Illustration of Emperor Sujin.

Emperor Sujin and Andonyama Kofun

Emperor Sujin was the founder of the Yamato Dynasty in the central part of Kinki region, including present day Nara. His tomb, the Sujin-tenno-ryo Andonyama kofun in Tenri, Nara, is one of Japan’s most visited ancient tombs.

Illustration of Emperor Sujin.

Emperor Sujin  (148 BC-29 BC), also known as Hatsukunishirasu Sumeramikoto and Mimakiiribikoinie no Sumeramikoto, was the tenth emperor of Japan. He was responsible for establishing the Ise Shrine, or the Saikū (a village about 10 kilometers northwest of Ise Shrine) associated with it to enshrine Amaterasu.

Illustration of Emperor Sujin.

Ise Shrine, part of the Imperial Regalia, is said to be the home of the Sacred Mirror, one of the objects bestowed by Amaterasu. The chief priest or priestess of Ise shrine must be from the Japanese imperial family and is responsible for watching over the shrine.

Emperor Sujin is also credited for initiating the worship of the kami Ōmononushi, in the Japanese  Shinto tradition in Mount Miwa. During the reign of Emperor Sujin, a terrible plague affected Japan. One of the descendants of Ōmononushi, Ōtataneko, petitioned the kami. Emperor Sujin had a dream where Ōmononushi appeared to him and revealed he was responsible for the plague, and that it would not end until an appropriate priesthood was set up in Mount Miwa. The Emperor created the priesthood and the plague stopped.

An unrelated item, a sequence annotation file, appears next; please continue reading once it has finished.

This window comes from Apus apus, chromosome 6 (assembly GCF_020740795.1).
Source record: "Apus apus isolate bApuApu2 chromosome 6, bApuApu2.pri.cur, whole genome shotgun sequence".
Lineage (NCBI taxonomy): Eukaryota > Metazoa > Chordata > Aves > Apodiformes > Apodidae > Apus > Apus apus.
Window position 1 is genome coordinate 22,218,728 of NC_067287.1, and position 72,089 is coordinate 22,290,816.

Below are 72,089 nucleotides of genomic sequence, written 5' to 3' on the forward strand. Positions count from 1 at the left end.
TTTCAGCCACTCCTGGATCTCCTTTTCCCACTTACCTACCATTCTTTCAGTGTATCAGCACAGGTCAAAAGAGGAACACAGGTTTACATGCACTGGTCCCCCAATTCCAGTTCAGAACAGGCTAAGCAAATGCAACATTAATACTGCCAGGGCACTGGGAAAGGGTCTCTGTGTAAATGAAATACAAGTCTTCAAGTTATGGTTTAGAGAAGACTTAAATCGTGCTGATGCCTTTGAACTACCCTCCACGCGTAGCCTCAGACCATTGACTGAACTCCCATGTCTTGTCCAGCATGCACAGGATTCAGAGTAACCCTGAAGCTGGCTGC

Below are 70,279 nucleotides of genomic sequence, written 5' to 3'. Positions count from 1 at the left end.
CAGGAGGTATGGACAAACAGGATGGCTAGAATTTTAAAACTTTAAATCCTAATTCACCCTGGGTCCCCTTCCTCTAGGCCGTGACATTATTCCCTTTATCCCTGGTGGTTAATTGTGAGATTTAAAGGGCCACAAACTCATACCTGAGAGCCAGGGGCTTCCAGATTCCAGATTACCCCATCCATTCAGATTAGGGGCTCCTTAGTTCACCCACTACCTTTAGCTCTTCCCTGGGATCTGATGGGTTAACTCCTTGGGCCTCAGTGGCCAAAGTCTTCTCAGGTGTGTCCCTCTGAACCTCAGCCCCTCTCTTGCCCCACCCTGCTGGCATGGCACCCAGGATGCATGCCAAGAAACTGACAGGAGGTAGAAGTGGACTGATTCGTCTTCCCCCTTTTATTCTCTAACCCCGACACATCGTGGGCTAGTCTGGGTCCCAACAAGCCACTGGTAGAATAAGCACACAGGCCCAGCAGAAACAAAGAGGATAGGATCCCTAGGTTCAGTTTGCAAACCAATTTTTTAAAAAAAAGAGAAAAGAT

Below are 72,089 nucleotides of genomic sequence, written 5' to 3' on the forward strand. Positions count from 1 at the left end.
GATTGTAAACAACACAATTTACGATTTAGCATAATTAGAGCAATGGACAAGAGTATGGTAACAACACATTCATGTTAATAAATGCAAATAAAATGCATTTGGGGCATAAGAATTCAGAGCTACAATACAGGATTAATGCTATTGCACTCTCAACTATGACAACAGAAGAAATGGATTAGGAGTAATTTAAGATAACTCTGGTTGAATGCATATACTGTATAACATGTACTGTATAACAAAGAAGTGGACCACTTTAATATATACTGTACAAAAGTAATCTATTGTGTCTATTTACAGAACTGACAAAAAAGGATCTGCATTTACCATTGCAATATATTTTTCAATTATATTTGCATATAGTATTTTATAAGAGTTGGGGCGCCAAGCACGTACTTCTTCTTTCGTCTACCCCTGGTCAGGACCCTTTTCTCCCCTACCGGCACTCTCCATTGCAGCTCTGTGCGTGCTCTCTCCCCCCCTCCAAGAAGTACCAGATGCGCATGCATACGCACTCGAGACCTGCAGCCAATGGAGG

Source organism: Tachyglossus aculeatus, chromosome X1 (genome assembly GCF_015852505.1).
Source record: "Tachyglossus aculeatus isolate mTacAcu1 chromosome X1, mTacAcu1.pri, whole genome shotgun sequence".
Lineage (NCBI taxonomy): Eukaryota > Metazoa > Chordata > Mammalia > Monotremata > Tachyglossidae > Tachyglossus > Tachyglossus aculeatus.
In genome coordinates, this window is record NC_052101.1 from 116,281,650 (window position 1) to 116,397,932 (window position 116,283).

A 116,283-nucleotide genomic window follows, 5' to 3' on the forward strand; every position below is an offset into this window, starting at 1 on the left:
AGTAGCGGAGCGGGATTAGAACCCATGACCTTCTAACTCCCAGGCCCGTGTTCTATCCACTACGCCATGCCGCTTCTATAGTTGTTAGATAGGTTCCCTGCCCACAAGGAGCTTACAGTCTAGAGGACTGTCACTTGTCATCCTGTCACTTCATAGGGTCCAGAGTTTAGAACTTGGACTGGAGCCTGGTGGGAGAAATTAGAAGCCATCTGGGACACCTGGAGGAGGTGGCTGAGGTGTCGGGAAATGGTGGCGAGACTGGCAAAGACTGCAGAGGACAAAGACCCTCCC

Emperor Sujin was the first to perform a census and establish and regularize a system of taxation in Japan. During his twelfth year of rule, he ordered a census of the populace “with grades of seniority, and the order of forced labour.” The taxes he required from the people were in the form of mandatory labor called yuhazu no mitsugi or “bow-end tax” for men and tanasue no mitsugi or “finger-end tax” for women. Peace and prosperity marked the reign of Emperor Sujin and he is known for the title Hatsu kuni shirasu sumeramikoto , “The Emperor, the august founder of the country.”

Emperor Sujin’s grand gravesite, Andonyama kofun, reflects the considerable power he had at the time of his reign. Major renovations were conducted by Yanagimoto Clan for irrigation use during the end of the Edo period, resulting in some changes from its original appearance. The rows of the pine trees and the surrounding moat still filled with water continue to be majestic and tranquil. There is a hiking trail around the kofun and the views are fantastic, all a breathtaking tribute to the accomplishments of a great man.